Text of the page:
The coronavirus pandemic disrupted the world of work and changed how companies operate today. It caused a huge drop in revenue so many employers had to reduce wages and lay off some workers. However, business is back to normal but the pandemic has already changed how we do things in the workplace.
The U.S. labor market is also facing worker shortages as there are more job openings than available workers. According to the Bureau of Labor Statistics, more than 47 million workers voluntarily quit their jobs in 2021. The Great Resignation happened because employees were dissatisfied with their previous jobs.
Due to a widespread labor shortage, hiring managers and recruiters have been forced to reevaluate their recruiting processes. Employers are also starting to offer increased compensation, work-life balance, and strong company culture. Below are 5 ways that the pandemic changed how we recruit talent.
1. Growing Talent Internally
Companies are starting to emphasize internal hiring. This means that they would recruit employees rather than hire new people. Internal recruitment is cost-effective, boosts retention and shortens the learning curve. It allows loyal and hard-working employees to develop their skills and progress in their careers.
According to LinkedIn data, internal appointments, particularly to senior positions, rose by 20% since the onset of COVID-19. It shows that employees are getting more promotions, mentorships, job swaps, cross-team projects etc. They are also being considered for new positions in their workplace.
Many companies are increasing their learning and development (L&D) budgets as they focus on building skills through internal mobility programs. Such training for employees will help companies to keep up with changes in the industry, improve talents and knowledge base, and adopt the latest methods and technologies.
2. Building Digital Recruitment Pipelines
The hiring industry has become competitive so recruiters have to proactively bring in potential hires. They often utilize a system where they nurture interested candidates and build a relationship with them. Companies that have a “pool” of job seekers are able to reduce costs, save time and hire the best candidates.
Digital recruitment involves using technology to recruit people for available positions. Since the pandemic, companies are hiring candidates through online application processes. They also use a variety of tools and technologies to evaluate selected applicants before inviting them to an in-person interview (if necessary).
Some common digital recruitment tools include social media, chatbots, A.I. recruiting software, and an Applicant Tracking System (ATS). However, companies are looking to build more sophisticated digital recruitment pipelines to attract candidates online and automate processes like candidate screening, sending rejection letters and onboarding processes.
3. Sourcing Talent Anywhere In The World
The pandemic forced companies to transition their business model to remote or hybrid environments. Location is no longer a limiting factor since they can manage remote teams and operate their business from anywhere. Companies can also recruit exceptional talent from anywhere in the world.
More recruiters are adopting modern recruiting practices and expanding the scope of their search beyond a geographical location. Online recruitment exposes them to a much larger pool of potential applicants. They can easily automate the application process by utilizing job boards and other recruitment platforms.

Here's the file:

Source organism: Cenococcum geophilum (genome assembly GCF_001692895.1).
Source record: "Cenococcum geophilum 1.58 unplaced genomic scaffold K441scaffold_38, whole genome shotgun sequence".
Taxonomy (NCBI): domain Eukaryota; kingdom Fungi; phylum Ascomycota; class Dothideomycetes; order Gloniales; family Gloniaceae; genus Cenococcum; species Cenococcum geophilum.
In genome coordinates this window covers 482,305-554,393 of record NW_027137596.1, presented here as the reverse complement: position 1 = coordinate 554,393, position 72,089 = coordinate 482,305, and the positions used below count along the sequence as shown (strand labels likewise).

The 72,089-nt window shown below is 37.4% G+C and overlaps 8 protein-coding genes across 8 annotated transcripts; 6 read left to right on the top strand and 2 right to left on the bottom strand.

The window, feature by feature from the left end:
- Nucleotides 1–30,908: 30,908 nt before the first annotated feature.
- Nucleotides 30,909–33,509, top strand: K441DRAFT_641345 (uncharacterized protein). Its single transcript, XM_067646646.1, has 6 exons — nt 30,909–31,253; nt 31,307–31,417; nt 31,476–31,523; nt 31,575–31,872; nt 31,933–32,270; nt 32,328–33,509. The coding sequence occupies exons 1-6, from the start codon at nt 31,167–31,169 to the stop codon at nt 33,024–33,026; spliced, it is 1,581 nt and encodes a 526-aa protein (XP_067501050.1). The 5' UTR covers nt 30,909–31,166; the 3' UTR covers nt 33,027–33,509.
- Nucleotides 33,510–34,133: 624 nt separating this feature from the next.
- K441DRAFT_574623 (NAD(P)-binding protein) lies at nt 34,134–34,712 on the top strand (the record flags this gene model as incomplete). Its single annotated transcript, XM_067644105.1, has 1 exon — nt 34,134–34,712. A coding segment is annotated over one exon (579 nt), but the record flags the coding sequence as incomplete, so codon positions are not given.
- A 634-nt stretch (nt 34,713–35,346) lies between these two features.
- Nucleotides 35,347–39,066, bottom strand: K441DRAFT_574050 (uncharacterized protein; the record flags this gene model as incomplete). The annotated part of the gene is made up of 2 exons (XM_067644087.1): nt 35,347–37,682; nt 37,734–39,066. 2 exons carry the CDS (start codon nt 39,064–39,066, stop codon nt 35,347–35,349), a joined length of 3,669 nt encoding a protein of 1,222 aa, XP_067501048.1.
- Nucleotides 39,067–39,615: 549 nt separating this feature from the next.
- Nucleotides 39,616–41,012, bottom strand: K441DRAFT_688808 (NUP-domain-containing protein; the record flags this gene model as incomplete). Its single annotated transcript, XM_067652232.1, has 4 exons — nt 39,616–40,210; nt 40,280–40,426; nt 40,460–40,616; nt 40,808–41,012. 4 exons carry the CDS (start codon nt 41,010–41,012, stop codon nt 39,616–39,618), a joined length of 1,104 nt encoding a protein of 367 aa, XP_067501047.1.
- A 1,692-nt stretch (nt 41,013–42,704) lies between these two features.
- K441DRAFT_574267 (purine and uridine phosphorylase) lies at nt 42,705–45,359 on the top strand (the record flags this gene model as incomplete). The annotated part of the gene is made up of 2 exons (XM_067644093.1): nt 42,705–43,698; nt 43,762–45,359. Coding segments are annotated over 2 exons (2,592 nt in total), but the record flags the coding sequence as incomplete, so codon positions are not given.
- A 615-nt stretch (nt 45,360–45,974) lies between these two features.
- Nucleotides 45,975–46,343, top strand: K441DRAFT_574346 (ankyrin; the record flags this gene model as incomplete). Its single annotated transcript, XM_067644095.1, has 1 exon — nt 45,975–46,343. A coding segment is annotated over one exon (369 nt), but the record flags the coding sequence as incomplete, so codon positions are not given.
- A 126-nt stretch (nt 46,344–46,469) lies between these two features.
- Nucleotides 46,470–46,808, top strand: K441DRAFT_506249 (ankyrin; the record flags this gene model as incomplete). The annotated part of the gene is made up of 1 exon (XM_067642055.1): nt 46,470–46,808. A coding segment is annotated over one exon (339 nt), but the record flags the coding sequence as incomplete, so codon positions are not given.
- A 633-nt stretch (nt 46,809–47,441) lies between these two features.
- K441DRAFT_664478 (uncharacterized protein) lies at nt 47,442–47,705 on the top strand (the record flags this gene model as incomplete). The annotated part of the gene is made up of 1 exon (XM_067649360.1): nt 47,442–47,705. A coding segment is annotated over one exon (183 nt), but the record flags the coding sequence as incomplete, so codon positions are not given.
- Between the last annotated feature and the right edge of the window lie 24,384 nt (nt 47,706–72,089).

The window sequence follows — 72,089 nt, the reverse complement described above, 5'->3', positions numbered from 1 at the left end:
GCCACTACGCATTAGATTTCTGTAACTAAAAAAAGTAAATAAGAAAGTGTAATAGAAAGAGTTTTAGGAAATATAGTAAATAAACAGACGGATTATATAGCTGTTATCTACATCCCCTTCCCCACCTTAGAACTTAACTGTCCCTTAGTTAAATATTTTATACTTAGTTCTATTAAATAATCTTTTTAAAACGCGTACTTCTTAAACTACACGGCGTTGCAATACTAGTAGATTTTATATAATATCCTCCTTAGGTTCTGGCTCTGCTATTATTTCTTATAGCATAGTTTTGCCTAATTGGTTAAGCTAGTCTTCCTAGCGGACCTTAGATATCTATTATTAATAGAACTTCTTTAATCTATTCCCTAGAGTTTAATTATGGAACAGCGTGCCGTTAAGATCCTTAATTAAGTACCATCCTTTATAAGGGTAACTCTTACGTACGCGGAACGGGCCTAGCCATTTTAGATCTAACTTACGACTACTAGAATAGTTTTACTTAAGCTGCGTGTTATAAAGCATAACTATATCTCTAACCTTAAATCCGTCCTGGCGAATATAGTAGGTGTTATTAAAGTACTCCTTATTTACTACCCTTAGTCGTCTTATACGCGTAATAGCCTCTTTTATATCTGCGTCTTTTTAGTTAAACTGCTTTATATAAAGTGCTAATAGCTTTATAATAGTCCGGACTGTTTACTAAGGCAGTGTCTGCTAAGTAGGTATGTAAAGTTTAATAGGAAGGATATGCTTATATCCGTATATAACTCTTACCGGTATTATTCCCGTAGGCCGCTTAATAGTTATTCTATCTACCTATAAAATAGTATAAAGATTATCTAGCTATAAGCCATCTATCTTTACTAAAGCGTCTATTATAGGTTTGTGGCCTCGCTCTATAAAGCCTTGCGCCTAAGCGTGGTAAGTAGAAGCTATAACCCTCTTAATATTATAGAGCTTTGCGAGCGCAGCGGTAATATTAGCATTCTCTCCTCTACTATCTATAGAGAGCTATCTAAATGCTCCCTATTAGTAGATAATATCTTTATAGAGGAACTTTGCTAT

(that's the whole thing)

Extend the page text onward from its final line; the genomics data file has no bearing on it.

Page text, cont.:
Hiring managers and recruiters can now handle applicants without having to make phone calls or invite them to a physical office. This makes it possible for companies to hire qualified candidates who prefer to work from home. An online recruitment strategy also allows for diversity and inclusion in the workplace.
4. Offering More Than Just a Salary
The “Great Resignation” has highlighted the fact that employees are redefining what matters to them and how their job fits in with that. A good salary is no longer the deciding factor when it comes to accepting a job. Most workers’ needs and expectations for jobs have evolved as a result of the pandemic.
Due to the recent lockdowns and layoffs, professionals are now seeking job security and workplace flexibility. There’s a greater focus on work-life balance, company reputation, and how company and employee values align. Hiring managers are also realizing that many recruiting practices are not effective anymore.
The future of work is changing and companies have to prioritize the diverse needs of employees. Many people now prefer remote or hybrid work options rather than an onsite job. They are also seeking additional benefits such as daycare support, training and career development, better retirement savings and medical insurance and mental health support.
5. Managing Skills Shortages
The pandemic placed some industries, such as the healthcare sector, under tremendous strain. It amplified the stresses these workers were already under and forced many to leave the profession. The staffing shortage is quite high as there were more than 1.5 million healthcare job losses in March and April 2020.
However, worker turnover in healthcare was already high (nearly 20%) before COVID. In many hospitals, this affected staff mental health and reduced patient care. Worker shortages in healthcare have been a concern for a long time. WHO also estimates that there would be a projected shortfall of physicians by 2030.
Healthcare recruitment challenges include shortage of nurses, burnout and compassion fatigue, and the growing demand for telehealth services. Healthcare recruiters are also under pressure to retain current employees and attract new ones as the industry faces a critical skills shortage in the next few years.